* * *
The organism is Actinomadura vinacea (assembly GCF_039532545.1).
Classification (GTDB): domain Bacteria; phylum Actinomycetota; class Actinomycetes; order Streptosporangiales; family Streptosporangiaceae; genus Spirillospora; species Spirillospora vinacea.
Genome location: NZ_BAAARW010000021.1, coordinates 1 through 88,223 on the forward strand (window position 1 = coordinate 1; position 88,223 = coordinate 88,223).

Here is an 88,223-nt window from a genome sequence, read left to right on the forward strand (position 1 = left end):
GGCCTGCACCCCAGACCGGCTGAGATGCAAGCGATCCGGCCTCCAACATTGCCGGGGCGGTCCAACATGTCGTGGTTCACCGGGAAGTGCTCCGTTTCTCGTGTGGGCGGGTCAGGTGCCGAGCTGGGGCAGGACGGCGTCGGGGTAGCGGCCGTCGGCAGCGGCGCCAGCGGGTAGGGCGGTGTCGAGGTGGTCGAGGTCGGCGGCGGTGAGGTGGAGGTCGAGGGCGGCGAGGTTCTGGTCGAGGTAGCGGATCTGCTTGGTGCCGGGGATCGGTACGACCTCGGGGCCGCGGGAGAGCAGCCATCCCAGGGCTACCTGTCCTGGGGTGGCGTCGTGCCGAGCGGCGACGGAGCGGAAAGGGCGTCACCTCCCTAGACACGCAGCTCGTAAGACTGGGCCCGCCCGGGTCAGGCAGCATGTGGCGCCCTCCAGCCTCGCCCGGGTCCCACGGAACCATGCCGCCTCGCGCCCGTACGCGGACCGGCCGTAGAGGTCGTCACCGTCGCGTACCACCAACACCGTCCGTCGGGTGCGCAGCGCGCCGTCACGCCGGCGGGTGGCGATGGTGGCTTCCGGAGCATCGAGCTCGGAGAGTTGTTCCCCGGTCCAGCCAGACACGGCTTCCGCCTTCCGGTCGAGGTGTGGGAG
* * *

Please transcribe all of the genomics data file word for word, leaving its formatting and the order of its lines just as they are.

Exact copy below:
The organism is Actinomadura vinacea (assembly GCF_039532545.1).
Classification (GTDB): domain Bacteria; phylum Actinomycetota; class Actinomycetes; order Streptosporangiales; family Streptosporangiaceae; genus Spirillospora; species Spirillospora vinacea.
Genome location: NZ_BAAARW010000021.1, coordinates 1 through 88,223 on the forward strand (window position 1 = coordinate 1; position 88,223 = coordinate 88,223).

Here is an 88,223-nt window from a genome sequence, read left to right on the forward strand (position 1 = left end):
GGCCTGCACCCCAGACCGGCTGAGATGCAAGCGATCCGGCCTCCAACATTGCCGGGGCGGTCCAACATGTCGTGGTTCACCGGGAAGTGCTCCGTTTCTCGTGTGGGCGGGTCAGGTGCCGAGCTGGGGCAGGACGGCGTCGGGGTAGCGGCCGTCGGCAGCGGCGCCAGCGGGTAGGGCGGTGTCGAGGTGGTCGAGGTCGGCGGCGGTGAGGTGGAGGTCGAGGGCGGCGAGGTTCTGGTCGAGGTAGCGGATCTGCTTGGTGCCGGGGATCGGTACGACCTCGGGGCCGCGGGAGAGCAGCCATCCCAGGGCTACCTGTCCTGGGGTGGCGTCGTGCCGAGCGGCGACGGAGCGGAAAGGGCGTCACCTCCCTAGACACGCAGCTCGTAAGACTGGGCCCGCCCGGGTCAGGCAGCATGTGGCGCCCTCCAGCCTCGCCCGGGTCCCACGGAACCATGCCGCCTCGCGCCCGTACGCGGACCGGCCGTAGAGGTCGTCACCGTCGCGTACCACCAACACCGTCCGTCGGGTGCGCAGCGCGCCGTCACGCCGGCGGGTGGCGATGGTGGCTTCCGGAGCATCGAGCTCGGAGAGTTGTTCCCCGGTCCAGCCAGACACGGCTTCCGCCTTCCGGTCGAGGTGTGGGAG